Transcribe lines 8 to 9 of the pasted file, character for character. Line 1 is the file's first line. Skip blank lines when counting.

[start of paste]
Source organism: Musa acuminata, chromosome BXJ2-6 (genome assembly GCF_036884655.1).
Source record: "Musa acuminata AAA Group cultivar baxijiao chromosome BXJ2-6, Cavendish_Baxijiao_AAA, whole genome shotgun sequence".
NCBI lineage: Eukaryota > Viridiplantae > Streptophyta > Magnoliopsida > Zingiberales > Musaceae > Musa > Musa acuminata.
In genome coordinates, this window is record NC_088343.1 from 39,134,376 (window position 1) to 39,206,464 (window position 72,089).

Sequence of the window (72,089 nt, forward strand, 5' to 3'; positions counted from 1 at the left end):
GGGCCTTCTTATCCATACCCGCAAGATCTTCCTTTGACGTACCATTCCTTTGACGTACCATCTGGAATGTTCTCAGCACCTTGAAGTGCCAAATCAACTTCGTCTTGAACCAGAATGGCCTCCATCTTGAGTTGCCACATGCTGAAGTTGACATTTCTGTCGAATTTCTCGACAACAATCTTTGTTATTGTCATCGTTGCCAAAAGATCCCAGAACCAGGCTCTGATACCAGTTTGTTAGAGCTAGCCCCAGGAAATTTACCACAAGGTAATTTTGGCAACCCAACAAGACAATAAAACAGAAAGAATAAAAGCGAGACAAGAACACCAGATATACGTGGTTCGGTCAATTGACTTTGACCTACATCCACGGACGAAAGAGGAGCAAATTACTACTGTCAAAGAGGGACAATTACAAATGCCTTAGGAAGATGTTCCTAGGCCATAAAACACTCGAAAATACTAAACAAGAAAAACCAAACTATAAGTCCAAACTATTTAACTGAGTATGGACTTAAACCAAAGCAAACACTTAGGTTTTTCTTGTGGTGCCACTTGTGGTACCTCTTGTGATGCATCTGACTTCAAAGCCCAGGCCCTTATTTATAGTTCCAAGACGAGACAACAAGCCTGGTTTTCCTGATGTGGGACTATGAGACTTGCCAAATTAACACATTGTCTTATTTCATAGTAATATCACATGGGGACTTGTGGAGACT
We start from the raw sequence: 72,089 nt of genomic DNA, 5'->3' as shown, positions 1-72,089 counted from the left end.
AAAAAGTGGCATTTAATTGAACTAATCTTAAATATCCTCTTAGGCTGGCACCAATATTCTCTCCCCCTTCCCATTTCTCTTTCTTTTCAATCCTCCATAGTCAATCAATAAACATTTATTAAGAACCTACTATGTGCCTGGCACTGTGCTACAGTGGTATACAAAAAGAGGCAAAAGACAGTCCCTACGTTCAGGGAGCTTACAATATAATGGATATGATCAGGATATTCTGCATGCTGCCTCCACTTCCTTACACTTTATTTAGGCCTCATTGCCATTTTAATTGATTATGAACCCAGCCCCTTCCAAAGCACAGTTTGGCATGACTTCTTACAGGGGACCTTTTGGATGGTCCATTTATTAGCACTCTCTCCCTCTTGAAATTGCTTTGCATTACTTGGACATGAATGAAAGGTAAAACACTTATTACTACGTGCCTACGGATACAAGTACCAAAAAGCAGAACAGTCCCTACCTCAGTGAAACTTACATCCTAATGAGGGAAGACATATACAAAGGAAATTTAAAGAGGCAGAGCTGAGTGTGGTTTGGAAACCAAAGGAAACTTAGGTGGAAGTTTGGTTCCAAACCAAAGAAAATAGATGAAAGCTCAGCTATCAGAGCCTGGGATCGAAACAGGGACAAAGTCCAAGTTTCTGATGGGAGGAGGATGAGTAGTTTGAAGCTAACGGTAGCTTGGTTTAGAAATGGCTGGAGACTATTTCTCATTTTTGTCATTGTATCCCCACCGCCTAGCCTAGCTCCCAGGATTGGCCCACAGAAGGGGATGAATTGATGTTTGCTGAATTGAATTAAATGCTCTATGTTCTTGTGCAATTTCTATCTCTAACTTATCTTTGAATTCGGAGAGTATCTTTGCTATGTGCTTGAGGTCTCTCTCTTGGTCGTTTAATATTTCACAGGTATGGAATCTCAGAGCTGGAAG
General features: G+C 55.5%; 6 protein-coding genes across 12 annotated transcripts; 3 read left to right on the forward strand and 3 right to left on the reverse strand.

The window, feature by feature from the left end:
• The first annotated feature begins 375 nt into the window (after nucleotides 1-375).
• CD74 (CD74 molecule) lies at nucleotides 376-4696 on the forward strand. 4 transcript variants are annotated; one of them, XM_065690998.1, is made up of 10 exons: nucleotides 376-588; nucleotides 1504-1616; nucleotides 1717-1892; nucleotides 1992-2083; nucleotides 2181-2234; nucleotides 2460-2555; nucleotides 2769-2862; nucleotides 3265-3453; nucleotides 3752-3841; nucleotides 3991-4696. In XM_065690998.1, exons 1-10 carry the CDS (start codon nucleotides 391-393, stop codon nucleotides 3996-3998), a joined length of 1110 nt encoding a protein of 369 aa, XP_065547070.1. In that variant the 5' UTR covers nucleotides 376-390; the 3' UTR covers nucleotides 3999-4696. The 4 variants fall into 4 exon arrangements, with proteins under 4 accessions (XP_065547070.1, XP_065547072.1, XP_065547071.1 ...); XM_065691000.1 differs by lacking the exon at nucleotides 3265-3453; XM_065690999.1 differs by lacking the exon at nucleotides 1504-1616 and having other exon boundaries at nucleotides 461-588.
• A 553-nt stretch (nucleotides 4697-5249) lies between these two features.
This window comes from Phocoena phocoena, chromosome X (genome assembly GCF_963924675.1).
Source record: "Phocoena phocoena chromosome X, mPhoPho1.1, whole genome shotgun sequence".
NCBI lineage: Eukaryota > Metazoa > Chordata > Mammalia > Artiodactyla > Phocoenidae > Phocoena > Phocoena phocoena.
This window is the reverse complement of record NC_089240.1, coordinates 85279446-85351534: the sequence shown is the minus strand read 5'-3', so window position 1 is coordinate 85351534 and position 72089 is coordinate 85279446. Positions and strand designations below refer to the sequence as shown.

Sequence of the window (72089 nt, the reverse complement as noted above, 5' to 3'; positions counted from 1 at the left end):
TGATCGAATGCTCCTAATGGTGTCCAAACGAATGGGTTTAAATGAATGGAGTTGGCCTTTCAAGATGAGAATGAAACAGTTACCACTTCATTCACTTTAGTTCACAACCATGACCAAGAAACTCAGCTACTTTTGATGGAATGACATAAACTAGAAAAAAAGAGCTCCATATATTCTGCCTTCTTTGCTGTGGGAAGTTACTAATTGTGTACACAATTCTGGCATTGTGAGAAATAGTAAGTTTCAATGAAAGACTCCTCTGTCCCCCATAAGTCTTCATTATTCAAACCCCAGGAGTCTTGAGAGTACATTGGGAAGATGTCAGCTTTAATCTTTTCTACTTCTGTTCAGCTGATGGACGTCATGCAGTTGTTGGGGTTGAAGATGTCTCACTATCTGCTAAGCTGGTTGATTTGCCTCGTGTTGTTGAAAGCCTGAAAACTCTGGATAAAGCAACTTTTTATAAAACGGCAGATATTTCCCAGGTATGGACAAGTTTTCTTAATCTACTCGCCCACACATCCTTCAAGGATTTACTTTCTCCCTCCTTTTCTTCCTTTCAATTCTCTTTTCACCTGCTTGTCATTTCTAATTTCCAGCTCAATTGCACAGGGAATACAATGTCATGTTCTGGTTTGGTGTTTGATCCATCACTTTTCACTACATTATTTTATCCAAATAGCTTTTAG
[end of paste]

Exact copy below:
AAAAAGTGGCATTTAATTGAACTAATCTTAAATATCCTCTTAGGCTGGCACCAATATTCTCTCCCCCTTCCCATTTCTCTTTCTTTTCAATCCTCCATAGTCAATCAATAAACATTTATTAAGAACCTACTATGTGCCTGGCACTGTGCTACAGTGGTATACAAAAAGAGGCAAAAGACAGTCCCTACGTTCAGGGAGCTTACAATATAATGGATATGATCAGGATATTCTGCATGCTGCCTCCACTTCCTTACACTTTATTTAGGCCTCATTGCCATTTTAATTGATTATGAACCCAGCCCCTTCCAAAGCACAGTTTGGCATGACTTCTTACAGGGGACCTTTTGGATGGTCCATTTATTAGCACTCTCTCCCTCTTGAAATTGCTTTGCATTACTTGGACATGAATGAAAGGTAAAACACTTATTACTACGTGCCTACGGATACAAGTACCAAAAAGCAGAACAGTCCCTACCTCAGTGAAACTTACATCCTAATGAGGGAAGACATATACAAAGGAAATTTAAAGAGGCAGAGCTGAGTGTGGTTTGGAAACCAAAGGAAACTTAGGTGGAAGTTTGGTTCCAAACCAAAGAAAATAGATGAAAGCTCAGCTATCAGAGCCTGGGATCGAAACAGGGACAAAGTCCAAGTTTCTGATGGGAGGAGGATGAGTAGTTTGAAGCTAACGGTAGCTTGGTTTAGAAATGGCTGGAGACTATTTCTCATTTTTGTCATTGTATCCCCACCGCCTAGCCTAGCTCCCAGGATTGGCCCACAGAAGGGGATGAATTGATGTTTGCTGAATTGAATTAAATGCTCTATGTTCTTGTGCAATTTCTATCTCTAACTTATCTTTGAATTCGGAGAGTATCTTTGCTATGTGCTTGAGGTCTCTCTCTTGGTCGTTTAATATTTCACAGGTATGGAATCTCAGAGCTGGAAG
General features: G+C 55.5%; 6 protein-coding genes across 12 annotated transcripts; 3 read left to right on the forward strand and 3 right to left on the reverse strand.